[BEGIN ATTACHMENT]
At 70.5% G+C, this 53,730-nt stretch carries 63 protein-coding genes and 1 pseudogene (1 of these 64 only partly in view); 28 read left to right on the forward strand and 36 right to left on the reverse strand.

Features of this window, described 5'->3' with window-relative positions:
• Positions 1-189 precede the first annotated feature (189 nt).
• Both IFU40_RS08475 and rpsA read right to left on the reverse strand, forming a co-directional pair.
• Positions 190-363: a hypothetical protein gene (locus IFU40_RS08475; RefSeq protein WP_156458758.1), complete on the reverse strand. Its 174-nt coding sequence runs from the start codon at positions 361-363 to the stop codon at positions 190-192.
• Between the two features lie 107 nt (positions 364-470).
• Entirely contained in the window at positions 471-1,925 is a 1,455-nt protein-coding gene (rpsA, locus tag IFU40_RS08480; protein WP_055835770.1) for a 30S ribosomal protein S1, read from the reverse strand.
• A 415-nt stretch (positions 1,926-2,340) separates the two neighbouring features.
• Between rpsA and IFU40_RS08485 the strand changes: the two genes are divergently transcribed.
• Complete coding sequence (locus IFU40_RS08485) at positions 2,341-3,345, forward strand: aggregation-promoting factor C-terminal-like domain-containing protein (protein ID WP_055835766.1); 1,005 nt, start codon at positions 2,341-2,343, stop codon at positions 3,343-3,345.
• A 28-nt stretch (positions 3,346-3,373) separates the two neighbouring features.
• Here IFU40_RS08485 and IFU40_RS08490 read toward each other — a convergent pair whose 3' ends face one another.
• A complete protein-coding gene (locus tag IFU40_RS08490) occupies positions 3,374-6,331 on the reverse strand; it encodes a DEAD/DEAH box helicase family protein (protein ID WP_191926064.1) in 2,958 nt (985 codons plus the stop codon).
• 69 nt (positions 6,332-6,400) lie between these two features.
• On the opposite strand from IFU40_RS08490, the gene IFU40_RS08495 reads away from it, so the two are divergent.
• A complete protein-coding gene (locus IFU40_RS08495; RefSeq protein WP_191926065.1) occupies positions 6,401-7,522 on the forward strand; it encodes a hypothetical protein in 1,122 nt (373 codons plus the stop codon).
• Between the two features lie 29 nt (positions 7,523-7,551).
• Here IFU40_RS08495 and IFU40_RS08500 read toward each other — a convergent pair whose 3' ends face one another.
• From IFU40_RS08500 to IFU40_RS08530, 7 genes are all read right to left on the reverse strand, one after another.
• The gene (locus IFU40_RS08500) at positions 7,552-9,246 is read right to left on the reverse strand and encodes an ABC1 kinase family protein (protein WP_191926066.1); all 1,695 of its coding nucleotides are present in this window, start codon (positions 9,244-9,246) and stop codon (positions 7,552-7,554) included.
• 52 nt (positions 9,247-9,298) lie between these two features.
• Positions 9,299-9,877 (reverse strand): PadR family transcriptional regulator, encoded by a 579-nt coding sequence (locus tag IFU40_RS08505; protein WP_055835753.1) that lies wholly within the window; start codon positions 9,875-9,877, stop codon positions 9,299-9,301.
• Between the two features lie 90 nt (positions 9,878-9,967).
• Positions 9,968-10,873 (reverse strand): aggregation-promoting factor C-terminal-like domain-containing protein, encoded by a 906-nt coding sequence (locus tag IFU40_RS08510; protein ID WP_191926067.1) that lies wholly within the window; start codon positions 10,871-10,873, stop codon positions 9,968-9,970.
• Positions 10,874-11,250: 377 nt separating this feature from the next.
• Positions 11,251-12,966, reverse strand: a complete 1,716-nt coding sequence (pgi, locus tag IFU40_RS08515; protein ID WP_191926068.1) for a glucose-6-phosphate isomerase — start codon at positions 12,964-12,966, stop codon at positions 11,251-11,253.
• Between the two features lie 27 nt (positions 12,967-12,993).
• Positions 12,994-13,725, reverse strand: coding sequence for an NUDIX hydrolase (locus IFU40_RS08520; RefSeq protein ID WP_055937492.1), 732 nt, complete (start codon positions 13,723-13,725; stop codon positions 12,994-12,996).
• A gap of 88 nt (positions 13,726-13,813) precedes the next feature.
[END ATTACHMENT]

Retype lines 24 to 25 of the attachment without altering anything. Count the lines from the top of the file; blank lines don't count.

• Positions 9,968-10,873 (reverse strand): aggregation-promoting factor C-terminal-like domain-containing protein, encoded by a 906-nt coding sequence (locus tag IFU40_RS08510; protein ID WP_191926067.1) that lies wholly within the window; start codon positions 10,871-10,873, stop codon positions 9,968-9,970.
• Positions 10,874-11,250: 377 nt separating this feature from the next.